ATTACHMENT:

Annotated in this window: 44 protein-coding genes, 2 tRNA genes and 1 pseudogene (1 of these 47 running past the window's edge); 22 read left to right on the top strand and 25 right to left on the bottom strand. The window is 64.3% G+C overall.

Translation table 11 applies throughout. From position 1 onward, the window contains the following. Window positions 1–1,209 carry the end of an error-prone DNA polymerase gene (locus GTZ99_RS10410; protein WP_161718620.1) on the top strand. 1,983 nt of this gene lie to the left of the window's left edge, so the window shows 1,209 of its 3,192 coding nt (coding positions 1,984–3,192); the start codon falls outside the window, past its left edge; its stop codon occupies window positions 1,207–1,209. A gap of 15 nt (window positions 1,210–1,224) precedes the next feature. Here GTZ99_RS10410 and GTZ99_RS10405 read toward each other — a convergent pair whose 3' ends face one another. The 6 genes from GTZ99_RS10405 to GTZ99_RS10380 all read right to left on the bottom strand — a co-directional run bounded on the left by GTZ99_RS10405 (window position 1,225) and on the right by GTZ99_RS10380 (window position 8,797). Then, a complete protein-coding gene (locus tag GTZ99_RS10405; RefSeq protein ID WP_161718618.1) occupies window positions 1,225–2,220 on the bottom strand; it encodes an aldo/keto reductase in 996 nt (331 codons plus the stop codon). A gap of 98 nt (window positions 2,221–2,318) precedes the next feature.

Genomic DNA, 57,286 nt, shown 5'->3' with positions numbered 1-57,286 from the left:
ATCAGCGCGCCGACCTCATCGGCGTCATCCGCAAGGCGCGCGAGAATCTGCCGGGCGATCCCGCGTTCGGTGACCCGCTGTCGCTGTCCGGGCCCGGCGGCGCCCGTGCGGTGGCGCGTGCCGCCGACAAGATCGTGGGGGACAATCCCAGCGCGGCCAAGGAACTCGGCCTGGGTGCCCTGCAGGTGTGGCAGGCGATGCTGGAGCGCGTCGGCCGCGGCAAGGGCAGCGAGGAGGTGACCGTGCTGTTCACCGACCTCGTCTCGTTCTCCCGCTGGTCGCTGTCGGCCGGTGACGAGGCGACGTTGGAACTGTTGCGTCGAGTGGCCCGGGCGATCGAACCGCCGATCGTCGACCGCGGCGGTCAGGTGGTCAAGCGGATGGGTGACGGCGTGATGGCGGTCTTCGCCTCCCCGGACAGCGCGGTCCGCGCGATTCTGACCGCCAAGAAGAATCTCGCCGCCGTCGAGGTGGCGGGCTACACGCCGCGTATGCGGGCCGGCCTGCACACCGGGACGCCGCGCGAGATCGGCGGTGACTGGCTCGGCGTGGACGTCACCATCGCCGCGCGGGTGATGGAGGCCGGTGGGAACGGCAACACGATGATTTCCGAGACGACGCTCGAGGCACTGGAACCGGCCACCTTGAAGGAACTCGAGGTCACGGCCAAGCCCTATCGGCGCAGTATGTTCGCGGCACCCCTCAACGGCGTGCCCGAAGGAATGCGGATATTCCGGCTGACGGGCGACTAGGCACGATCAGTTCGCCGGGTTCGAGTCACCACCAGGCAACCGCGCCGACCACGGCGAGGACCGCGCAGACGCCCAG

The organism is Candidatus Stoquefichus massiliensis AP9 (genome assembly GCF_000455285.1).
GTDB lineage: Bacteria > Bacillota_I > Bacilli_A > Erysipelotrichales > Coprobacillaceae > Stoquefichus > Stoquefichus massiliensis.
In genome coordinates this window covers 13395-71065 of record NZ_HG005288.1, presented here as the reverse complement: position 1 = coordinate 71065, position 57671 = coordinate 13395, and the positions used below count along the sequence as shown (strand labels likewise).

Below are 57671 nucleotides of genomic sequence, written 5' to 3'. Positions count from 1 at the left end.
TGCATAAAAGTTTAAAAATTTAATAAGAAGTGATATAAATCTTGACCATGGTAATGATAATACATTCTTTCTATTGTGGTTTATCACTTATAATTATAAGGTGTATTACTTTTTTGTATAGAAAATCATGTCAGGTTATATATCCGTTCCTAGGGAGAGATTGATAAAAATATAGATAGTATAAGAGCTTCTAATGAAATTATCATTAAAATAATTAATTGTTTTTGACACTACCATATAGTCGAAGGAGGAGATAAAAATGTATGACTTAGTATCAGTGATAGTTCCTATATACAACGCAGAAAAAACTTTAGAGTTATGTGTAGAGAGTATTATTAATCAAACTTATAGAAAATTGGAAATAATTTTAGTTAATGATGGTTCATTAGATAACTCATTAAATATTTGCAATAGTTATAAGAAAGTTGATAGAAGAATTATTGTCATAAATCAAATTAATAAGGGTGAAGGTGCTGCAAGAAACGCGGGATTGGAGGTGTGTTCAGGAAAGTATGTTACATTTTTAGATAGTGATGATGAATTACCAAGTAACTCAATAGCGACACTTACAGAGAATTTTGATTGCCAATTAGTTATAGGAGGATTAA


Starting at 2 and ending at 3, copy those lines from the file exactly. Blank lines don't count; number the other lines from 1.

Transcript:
Translation table 11 applies throughout. From position 1 onward, the window contains the following. Window positions 1–1,209 carry the end of an error-prone DNA polymerase gene (locus GTZ99_RS10410; protein WP_161718620.1) on the top strand. 1,983 nt of this gene lie to the left of the window's left edge, so the window shows 1,209 of its 3,192 coding nt (coding positions 1,984–3,192); the start codon falls outside the window, past its left edge; its stop codon occupies window positions 1,207–1,209. A gap of 15 nt (window positions 1,210–1,224) precedes the next feature. Here GTZ99_RS10410 and GTZ99_RS10405 read toward each other — a convergent pair whose 3' ends face one another. The 6 genes from GTZ99_RS10405 to GTZ99_RS10380 all read right to left on the bottom strand — a co-directional run bounded on the left by GTZ99_RS10405 (window position 1,225) and on the right by GTZ99_RS10380 (window position 8,797). Then, a complete protein-coding gene (locus tag GTZ99_RS10405; RefSeq protein ID WP_161718618.1) occupies window positions 1,225–2,220 on the bottom strand; it encodes an aldo/keto reductase in 996 nt (331 codons plus the stop codon). A gap of 98 nt (window positions 2,221–2,318) precedes the next feature.

Genomic DNA, 57,286 nt, shown 5'->3' with positions numbered 1-57,286 from the left: